Using Object Literals as Classes

Kevin Smith khs4473 at
Fri Mar 16 23:42:11 PDT 2012

Hi Allen,

Thanks for taking the time to read and respond.  I've read your reply in
detail and I feel like it deserves a point-by-point response, but I think
the following might get us on the same page more quickly.

The important point to consider is that I'm *not* comparing this:


   let Blah = BaseClass <| function() {
      a() {}
      b() {}

to this:


    function Blah()
    Blah.prototype = Object.create(BaseClass.prototype);
    Blah.prototype.a = function() {};
    Blah.prototype.b = function() {};

but rather, to what I currently use, which is this:


    var Blah = new Class({
        extends: BaseClass,
        new: function() {},
        a: function() {},
        b: function() {},
        // also
        static: { staticA: 123 }

There's no question that the object literal pattern A is superior to B.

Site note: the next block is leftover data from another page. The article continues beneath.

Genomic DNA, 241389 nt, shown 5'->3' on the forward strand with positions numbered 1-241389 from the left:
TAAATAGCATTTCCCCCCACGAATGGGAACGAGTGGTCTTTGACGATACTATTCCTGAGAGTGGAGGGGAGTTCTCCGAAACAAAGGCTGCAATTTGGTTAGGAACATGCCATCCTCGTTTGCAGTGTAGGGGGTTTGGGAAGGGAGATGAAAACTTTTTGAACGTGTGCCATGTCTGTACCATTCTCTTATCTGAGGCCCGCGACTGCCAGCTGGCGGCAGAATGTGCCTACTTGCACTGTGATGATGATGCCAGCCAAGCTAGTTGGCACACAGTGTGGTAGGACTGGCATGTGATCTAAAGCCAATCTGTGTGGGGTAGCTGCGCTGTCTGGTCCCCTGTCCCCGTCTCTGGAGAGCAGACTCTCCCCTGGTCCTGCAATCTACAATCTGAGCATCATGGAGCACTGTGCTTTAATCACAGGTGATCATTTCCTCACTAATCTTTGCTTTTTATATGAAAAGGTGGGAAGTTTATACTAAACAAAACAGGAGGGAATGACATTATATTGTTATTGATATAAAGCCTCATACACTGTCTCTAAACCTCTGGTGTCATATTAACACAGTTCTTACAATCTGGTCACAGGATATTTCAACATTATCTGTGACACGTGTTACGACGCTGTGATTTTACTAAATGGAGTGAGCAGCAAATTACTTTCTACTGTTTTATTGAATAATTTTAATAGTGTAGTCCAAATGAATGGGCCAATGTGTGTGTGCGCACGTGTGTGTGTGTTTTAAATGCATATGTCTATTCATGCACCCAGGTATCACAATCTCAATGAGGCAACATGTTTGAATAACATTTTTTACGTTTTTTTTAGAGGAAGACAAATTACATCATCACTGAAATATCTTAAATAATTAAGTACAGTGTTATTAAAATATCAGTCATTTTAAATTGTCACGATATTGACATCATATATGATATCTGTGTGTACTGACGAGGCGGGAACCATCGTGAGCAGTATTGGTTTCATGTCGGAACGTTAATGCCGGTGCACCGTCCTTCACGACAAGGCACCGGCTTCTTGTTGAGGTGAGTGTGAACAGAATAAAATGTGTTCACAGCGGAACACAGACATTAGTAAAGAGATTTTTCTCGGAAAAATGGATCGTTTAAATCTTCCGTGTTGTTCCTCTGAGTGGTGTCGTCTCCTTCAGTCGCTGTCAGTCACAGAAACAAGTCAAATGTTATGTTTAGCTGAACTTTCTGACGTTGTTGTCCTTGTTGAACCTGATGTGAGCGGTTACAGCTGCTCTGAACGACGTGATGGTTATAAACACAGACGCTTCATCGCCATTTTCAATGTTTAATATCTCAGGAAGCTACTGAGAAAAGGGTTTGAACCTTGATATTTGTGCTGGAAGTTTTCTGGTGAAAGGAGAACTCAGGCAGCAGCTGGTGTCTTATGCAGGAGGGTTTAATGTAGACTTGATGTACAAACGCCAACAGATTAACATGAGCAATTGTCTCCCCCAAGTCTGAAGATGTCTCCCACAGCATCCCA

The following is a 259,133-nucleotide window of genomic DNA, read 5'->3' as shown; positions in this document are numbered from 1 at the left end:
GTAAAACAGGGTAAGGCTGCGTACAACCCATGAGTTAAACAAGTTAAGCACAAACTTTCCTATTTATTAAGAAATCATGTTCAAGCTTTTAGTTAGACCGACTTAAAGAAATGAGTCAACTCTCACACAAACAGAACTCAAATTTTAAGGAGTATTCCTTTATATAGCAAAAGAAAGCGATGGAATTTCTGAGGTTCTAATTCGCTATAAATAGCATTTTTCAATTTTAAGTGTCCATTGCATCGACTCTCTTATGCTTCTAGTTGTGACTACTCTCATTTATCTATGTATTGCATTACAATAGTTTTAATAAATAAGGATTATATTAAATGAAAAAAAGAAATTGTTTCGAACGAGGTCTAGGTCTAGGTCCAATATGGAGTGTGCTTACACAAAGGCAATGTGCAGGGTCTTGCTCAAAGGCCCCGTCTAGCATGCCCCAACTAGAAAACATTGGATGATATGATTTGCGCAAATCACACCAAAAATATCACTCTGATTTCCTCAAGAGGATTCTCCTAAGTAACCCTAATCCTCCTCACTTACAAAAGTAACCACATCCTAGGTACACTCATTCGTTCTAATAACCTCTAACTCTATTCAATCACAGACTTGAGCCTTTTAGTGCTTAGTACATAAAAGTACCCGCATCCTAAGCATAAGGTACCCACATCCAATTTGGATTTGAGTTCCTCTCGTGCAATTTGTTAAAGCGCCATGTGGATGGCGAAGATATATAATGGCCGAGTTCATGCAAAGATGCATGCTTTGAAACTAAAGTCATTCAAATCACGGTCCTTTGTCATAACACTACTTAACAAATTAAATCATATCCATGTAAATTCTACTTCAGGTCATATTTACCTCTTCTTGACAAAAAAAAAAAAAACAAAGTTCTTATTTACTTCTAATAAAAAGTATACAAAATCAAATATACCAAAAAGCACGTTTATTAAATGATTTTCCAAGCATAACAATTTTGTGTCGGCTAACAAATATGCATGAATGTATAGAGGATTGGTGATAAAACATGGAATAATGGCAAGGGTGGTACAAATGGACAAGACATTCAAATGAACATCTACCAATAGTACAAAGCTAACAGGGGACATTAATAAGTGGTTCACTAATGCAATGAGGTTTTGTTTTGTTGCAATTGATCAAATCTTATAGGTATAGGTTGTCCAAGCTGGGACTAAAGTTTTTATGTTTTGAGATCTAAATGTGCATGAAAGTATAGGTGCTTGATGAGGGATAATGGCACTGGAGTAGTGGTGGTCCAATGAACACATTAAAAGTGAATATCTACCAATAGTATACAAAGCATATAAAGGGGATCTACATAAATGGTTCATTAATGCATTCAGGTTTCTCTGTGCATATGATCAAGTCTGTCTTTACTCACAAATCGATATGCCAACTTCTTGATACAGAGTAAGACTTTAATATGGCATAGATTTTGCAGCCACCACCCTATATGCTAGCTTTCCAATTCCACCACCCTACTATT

But for me, that's a false comparison.  It's got to be better than C (or
another similar class API), or I won't use it.

What if I'd like to use the goodies from A (like private named properties
and super references), but I want the API from C?  In my review I try to
make that work, with only limited success.  That's what I mean when I say
that these features don't provide a foundation for building higher level
class abstractions.

As far as I can tell, there are two ways out of this dilemma:

1.) Allow the RHS of <| to accept a non-literal value (I noticed this
possibility under the Comments and Rationales section of the proto_operator
strawman).  This would allow me to set up the prototype chain (on a cloned
version of the input argument) from *within* my class library, instead of
outside of it.

2.) Add declarative class syntax to the language so that I can ditch the
class library.

I hope that makes sense.  Please let me know if something needs to be

Oh yeah...

First, "super delegation" is not a "class concept", rather it is a
> fundamental concept of both inheritance or delegation based computational
> models.  Look that the self language.  You will find that it has super

You can definitely school me on languages any time, Allen!  I'll have to
research Self.  And I'll probably give in on this point ; )

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